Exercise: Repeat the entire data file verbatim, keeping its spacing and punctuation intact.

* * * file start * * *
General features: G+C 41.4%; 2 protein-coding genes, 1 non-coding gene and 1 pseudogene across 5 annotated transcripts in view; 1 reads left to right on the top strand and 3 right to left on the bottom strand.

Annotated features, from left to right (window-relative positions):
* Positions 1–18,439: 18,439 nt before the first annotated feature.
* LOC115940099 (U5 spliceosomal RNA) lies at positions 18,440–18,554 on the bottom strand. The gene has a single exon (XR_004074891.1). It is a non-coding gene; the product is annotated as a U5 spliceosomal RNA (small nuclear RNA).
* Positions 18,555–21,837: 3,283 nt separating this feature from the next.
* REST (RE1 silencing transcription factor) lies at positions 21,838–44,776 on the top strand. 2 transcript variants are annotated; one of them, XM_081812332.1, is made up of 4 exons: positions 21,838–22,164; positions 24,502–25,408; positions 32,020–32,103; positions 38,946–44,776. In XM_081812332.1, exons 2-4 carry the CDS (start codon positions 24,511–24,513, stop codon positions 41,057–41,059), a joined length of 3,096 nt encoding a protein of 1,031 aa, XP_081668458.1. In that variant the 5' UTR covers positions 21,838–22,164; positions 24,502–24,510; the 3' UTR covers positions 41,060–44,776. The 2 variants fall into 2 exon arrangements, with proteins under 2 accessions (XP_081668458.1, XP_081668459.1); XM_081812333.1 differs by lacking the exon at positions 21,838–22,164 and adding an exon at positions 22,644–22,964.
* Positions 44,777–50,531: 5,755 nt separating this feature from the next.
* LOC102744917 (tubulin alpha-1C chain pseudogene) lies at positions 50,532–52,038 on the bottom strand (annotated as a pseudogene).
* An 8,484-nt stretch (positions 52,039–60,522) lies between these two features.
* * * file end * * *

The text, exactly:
General features: G+C 41.4%; 2 protein-coding genes, 1 non-coding gene and 1 pseudogene across 5 annotated transcripts in view; 1 reads left to right on the top strand and 3 right to left on the bottom strand.

Annotated features, from left to right (window-relative positions):
* Positions 1–18,439: 18,439 nt before the first annotated feature.
* LOC115940099 (U5 spliceosomal RNA) lies at positions 18,440–18,554 on the bottom strand. The gene has a single exon (XR_004074891.1). It is a non-coding gene; the product is annotated as a U5 spliceosomal RNA (small nuclear RNA).
* Positions 18,555–21,837: 3,283 nt separating this feature from the next.
* REST (RE1 silencing transcription factor) lies at positions 21,838–44,776 on the top strand. 2 transcript variants are annotated; one of them, XM_081812332.1, is made up of 4 exons: positions 21,838–22,164; positions 24,502–25,408; positions 32,020–32,103; positions 38,946–44,776. In XM_081812332.1, exons 2-4 carry the CDS (start codon positions 24,511–24,513, stop codon positions 41,057–41,059), a joined length of 3,096 nt encoding a protein of 1,031 aa, XP_081668458.1. In that variant the 5' UTR covers positions 21,838–22,164; positions 24,502–24,510; the 3' UTR covers positions 41,060–44,776. The 2 variants fall into 2 exon arrangements, with proteins under 2 accessions (XP_081668458.1, XP_081668459.1); XM_081812333.1 differs by lacking the exon at positions 21,838–22,164 and adding an exon at positions 22,644–22,964.
* Positions 44,777–50,531: 5,755 nt separating this feature from the next.
* LOC102744917 (tubulin alpha-1C chain pseudogene) lies at positions 50,532–52,038 on the bottom strand (annotated as a pseudogene).
* An 8,484-nt stretch (positions 52,039–60,522) lies between these two features.